38. 38.
    P. J. Fleming, H. A. Dailey, D. Corcoran, and P. Strittmatter, The primary structure of the nonpolar segment of bovine cytochrome b5, J. Biol. Chem. 253:5369–5372 (1978).PubMedGoogle Scholar
  39. 39.
    J. Ozols, Structure of cytochrome b5 and its topology in the microsomal membrane, Biochim. Biophys. Acta 997:121–130 (1989).PubMedCrossRefGoogle Scholar
  40. 40.
    J. Ozols, C. Gerard, and F. G. Nobrega, Proteolytic cleavage of horse liver cytochrome b5, J. Biol. Chem. 251:6767–6774 (1976).PubMedGoogle Scholar
  41. 41.
    J. Ozols and C. Gerard, Covalent structure of the membranous segment of horse cytochrome b5, J. Biol.Chem. 252:8549–8553 (1977).PubMedGoogle Scholar
  42. 42.
    A. Tsugita, M. Kobayashi, S. Tani, S. Kyo, M. A. Rashid, Y. Yoshida, T. Kajihara, and B. Hagihara, Comparative study of the primary structures of cytochrome b5 from four species, Proc. Acad. Sci. USA 67:442–447 (1970).CrossRefGoogle Scholar
  43. 43.
    K. Kondo, S. Tajima, R. Sato, and K. Narita, Primary structure of membrane binding segment of cytochrome b5, J. Biochem. (Tokyo) 86:1119–1128 (1979).Google Scholar
  44. 44.
    F. S. Mathews, P. Argos, and M. Levine, The structure of cytochrome b5, at 2.0 Å resolution, Cold Spring Harbor Symp. Quant. Biol. 36:387–395 (1971).CrossRefGoogle Scholar
  45. 45.
    F. S. Mathews, E. W. Czerwinski, and P. Argos, The X-ray crystallographic structure of calf liver cytochrome b5, in: “The Porphryrins Vol VII”, D. Dolphin, ed., Academic Press, New York (1979).Google Scholar
  46. 46.
    J. Ozols and P. Strittmatter, The reactivity of lysyl residues of cytochrome b5, J. Biol. Chem. 241: 4793-4797 (1966).Google Scholar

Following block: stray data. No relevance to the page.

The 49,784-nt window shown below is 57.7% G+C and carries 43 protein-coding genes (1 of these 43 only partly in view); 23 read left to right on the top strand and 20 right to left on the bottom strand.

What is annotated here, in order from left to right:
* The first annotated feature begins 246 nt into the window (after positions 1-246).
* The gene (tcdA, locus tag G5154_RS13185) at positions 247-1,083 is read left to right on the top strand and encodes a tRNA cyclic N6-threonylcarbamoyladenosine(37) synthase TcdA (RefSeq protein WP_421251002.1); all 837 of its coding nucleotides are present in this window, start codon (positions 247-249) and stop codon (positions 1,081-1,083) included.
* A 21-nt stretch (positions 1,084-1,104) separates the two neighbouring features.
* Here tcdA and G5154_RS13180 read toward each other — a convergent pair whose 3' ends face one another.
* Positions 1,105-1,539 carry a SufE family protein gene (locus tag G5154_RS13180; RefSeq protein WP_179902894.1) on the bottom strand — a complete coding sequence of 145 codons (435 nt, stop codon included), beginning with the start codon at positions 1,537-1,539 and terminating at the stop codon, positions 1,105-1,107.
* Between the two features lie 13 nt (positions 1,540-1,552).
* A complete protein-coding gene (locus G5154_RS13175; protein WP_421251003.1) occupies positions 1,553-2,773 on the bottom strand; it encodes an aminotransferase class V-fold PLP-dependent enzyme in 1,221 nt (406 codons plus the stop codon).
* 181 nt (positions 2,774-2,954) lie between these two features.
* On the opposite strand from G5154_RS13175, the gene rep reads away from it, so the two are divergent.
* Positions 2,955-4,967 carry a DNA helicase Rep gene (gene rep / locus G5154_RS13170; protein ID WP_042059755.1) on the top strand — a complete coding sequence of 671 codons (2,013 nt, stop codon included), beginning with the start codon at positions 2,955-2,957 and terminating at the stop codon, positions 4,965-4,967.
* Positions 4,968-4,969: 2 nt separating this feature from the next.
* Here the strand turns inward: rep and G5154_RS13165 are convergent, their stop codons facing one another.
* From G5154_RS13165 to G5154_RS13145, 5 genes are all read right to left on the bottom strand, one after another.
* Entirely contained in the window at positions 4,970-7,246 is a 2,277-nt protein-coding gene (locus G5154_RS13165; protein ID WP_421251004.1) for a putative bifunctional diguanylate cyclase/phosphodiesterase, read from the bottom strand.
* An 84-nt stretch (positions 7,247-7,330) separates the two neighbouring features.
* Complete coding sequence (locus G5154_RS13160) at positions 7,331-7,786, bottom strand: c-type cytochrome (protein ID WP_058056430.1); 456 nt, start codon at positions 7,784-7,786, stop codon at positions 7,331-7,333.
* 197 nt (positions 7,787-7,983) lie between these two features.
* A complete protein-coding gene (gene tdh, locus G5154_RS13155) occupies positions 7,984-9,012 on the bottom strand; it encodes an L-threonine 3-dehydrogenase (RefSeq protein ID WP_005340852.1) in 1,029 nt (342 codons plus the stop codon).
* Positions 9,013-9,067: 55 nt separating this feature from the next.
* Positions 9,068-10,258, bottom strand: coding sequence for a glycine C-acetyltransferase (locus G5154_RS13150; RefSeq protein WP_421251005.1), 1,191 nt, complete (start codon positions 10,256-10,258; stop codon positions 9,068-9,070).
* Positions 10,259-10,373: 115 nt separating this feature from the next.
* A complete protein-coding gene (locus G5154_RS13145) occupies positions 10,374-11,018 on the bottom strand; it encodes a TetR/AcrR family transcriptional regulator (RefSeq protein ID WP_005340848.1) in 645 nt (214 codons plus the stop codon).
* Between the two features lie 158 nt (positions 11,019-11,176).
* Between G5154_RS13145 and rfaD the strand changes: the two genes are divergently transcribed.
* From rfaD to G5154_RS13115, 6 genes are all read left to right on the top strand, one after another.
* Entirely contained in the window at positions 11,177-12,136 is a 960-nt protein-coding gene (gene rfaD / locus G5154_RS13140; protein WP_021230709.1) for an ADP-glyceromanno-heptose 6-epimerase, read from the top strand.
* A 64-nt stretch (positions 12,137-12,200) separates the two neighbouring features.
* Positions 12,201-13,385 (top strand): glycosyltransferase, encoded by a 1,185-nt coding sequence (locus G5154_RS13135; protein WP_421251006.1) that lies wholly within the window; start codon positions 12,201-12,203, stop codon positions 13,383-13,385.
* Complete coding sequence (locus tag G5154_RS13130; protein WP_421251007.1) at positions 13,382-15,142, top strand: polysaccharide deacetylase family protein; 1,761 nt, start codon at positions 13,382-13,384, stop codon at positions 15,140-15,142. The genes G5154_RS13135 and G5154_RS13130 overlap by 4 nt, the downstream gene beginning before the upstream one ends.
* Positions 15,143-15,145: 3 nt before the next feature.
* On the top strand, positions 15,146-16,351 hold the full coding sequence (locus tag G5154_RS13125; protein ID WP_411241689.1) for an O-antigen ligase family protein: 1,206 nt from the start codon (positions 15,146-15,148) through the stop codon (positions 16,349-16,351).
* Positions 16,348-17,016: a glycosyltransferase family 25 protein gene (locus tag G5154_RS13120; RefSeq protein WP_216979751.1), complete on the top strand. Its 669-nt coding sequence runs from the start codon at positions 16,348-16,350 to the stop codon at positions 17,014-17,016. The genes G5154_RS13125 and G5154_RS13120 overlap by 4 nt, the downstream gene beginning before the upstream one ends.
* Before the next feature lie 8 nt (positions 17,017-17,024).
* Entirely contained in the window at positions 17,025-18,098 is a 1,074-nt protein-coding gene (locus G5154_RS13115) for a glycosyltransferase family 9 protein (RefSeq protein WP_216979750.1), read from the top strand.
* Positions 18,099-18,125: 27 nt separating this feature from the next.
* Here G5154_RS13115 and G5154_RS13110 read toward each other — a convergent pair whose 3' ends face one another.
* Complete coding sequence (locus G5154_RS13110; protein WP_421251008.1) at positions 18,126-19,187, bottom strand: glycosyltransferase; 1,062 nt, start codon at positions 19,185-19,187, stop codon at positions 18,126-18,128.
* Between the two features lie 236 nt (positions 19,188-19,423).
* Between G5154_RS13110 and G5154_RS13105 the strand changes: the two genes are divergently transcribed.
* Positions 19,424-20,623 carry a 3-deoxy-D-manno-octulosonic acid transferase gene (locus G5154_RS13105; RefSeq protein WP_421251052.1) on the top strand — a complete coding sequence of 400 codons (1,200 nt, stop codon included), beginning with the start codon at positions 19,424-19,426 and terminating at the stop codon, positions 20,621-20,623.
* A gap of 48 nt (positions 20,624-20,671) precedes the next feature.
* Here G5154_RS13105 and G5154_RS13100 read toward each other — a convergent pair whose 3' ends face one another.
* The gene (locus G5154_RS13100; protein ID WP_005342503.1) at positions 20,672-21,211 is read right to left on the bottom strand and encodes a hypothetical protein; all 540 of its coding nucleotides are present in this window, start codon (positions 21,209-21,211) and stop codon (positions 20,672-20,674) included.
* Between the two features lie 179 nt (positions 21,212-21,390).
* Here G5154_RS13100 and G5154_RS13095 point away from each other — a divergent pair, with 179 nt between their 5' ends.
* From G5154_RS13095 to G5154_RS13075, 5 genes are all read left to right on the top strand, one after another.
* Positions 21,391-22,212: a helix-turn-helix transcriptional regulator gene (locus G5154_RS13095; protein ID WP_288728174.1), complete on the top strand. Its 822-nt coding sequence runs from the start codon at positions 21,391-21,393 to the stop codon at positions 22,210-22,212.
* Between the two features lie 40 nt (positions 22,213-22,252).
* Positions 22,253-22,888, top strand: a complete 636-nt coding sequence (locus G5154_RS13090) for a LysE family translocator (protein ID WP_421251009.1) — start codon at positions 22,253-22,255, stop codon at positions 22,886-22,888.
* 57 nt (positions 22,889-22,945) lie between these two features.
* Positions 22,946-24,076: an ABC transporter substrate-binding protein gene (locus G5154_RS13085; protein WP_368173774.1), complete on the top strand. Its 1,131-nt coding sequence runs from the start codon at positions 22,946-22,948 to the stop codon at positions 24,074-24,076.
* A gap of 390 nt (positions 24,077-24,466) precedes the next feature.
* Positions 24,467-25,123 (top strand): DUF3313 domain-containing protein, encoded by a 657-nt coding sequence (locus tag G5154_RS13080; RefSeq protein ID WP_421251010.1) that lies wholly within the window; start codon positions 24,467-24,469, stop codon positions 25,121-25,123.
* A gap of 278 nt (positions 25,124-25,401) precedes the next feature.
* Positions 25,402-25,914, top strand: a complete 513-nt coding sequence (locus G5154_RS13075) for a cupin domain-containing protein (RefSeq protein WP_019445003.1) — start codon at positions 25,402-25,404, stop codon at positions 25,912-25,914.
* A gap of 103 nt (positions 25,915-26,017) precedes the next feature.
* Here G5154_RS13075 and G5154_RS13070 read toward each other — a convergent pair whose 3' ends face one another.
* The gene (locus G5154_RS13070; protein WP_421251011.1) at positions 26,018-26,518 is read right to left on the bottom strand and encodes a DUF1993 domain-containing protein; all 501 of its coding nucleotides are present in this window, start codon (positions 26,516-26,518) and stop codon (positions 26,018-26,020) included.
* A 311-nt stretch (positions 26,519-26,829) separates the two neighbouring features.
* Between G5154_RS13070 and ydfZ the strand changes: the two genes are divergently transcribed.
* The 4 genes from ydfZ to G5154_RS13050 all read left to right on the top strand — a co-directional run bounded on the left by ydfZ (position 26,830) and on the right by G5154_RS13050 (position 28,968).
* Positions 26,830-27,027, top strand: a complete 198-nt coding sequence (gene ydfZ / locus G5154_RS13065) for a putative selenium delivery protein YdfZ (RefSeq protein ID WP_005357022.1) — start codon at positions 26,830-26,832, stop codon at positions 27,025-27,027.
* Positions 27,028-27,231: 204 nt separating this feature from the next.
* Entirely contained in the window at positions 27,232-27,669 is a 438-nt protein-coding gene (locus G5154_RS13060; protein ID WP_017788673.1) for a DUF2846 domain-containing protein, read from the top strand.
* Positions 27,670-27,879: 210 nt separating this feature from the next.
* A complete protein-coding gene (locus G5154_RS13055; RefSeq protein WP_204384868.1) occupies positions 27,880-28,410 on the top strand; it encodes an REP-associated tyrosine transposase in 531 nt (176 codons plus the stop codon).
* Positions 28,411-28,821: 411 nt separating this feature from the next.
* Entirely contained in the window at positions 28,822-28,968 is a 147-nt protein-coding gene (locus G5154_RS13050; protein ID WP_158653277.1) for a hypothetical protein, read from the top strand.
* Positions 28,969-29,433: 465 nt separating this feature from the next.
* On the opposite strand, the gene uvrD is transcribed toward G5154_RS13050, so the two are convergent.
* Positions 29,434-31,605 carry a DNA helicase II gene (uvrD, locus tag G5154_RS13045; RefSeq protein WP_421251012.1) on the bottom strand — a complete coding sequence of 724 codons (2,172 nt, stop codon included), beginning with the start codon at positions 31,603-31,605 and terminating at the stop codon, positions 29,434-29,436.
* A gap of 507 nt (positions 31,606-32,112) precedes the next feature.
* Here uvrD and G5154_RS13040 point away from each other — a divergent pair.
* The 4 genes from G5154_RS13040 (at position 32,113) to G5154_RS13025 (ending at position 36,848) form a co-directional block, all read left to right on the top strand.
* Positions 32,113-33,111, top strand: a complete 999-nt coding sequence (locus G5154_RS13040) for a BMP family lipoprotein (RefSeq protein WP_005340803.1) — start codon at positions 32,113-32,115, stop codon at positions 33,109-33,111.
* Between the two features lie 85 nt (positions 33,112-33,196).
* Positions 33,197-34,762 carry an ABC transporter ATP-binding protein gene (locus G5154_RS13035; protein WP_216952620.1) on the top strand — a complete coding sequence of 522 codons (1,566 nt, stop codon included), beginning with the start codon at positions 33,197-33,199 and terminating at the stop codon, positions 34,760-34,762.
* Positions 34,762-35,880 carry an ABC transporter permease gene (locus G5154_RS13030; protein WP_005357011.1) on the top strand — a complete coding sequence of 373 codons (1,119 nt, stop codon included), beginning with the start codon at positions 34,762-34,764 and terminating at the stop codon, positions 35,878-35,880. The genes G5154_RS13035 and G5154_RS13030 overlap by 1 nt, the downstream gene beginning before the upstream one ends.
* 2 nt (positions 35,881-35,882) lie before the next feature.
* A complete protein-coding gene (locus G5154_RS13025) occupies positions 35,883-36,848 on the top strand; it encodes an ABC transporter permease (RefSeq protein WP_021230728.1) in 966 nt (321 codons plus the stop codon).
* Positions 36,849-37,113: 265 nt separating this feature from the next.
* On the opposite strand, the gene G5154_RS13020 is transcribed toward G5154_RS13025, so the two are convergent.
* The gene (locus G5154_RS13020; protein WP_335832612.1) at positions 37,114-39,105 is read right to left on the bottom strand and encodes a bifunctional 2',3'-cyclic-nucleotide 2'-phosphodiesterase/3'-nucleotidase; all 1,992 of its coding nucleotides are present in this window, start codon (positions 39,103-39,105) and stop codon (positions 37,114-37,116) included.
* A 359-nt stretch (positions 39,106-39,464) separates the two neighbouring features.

47. 47.
    P. Strittmatter, The nature of heme binding in microsomal cytochrome b5, J. Biol. Chem. 235:2492–2497 (1960).PubMedGoogle Scholar
  48. 48.
    T. E. Huntley and P. Strittmatter, The reactivity of the tyrosyl residues of cytochrome b5, J. Biol. Chem. 247:4648–4653 (1972).PubMedGoogle Scholar
  49. 49.
    H. A. Dailey and P. Strittmatter, Modification and identification of cytochrome b5, carboxyl groups involved in protein protein interactions with cytochrome b5 reductase, J. Biol. Chem. 254:5388–5396 (1979).PubMedGoogle Scholar
  50. 50.
    M. Y. işcan and E. Arinç, Kinetic and structural properties of biocatalytically active sheep lung microsomal NADPH-cytochrome c reductase, Int. J. Biochem. 18:731–741 (1986).PubMedCrossRefGoogle Scholar
  51. 51.
    O. Adali and E. Arinç, Characterization of sheep lung cytochrome P-450 isozymes 2, in: “Cytochrome P-450, Biochemistry and Biophysics”, I. Schuster, ed., Taylor and Francis, London (1989).Google Scholar
  52. 52.
    O. Adali and E. Arinç, Electrophoretic, spectral, catalytic and immunochemical properties of highly purified cytochrome P-450 from sheep lung, Int. J. Biochem. In Press.Google Scholar
  53. 53.
    S. Takesue and T. Omura, Solubilization of NADH cytochrome b5, reductase from liver microsomes by digestion, J. Biochem. (Tokyo) 67:259–266 (1970).Google Scholar
  54. 54.
    L. Spatz and P. Strittmatter, A form of reduced nicotinamide adenine dinucleotide-cytochrome b5 reductase containing both the catalytic site and additional hydrophobic membrane binding segment, J. Biol. Chem. 248:793–799 (1973).PubMedGoogle Scholar
  55. 55.
    K. Mihara and R. Sato, Partial purification of NADH-cytochrome be reductase from rabbit liver microsomes with detergents and its properties, J. Biochem. (Tokyo) 71:725–735 (1972).Google Scholar
  56. 56.
    K. Mihara and R. Sato, Purification and properties of the intact form of NADH-cytochrome b5, reductase from rabbit liver microsomes, J. Biochem. (Tokyo) 78:1057–1073 (1975).Google Scholar
  57. 57.
    D. A. Schafer and D. E. Hultquist, Purification of bovine liver microsoal NADH-cytochrome b5 reductase using affinity chromatography, Biochem. Biophys. Acta 95:381–387 (1980).Google Scholar
  58. 58.
    J. Ozols, G. Korza, F. S. Heinemann, M. A. Hediger, and P. Strittmatter, Complete amino acid sequence of steer liver microsomal NADH-cytochrome b5 reductase, J. Biol. Chem. 260:11953–11961 (1985).PubMedGoogle Scholar
  59. 59.
    T. Yubisui, T. Miyata, S. Iwanaga, M. Tamura, and M. Takeshita, Complete amino acid sequence of NADH-cytochrome b5 reductase purified from human erythrocytes, J. Biochem. (Tokyo) 99:407–422 (1986).Google Scholar
  60. 60.
    T. Yubisui, Y. Naitoh, S. Zenno, M. Tamura, M. Takeshita and Y. Sakaki, Molecular cloning of cDNAs of human liver and placenta NADH-cytochrome b5 reductase, Proc. Natl. Acad. Sci. USA 84:3609–3613 (1987).PubMedCrossRefGoogle Scholar
  61. 61.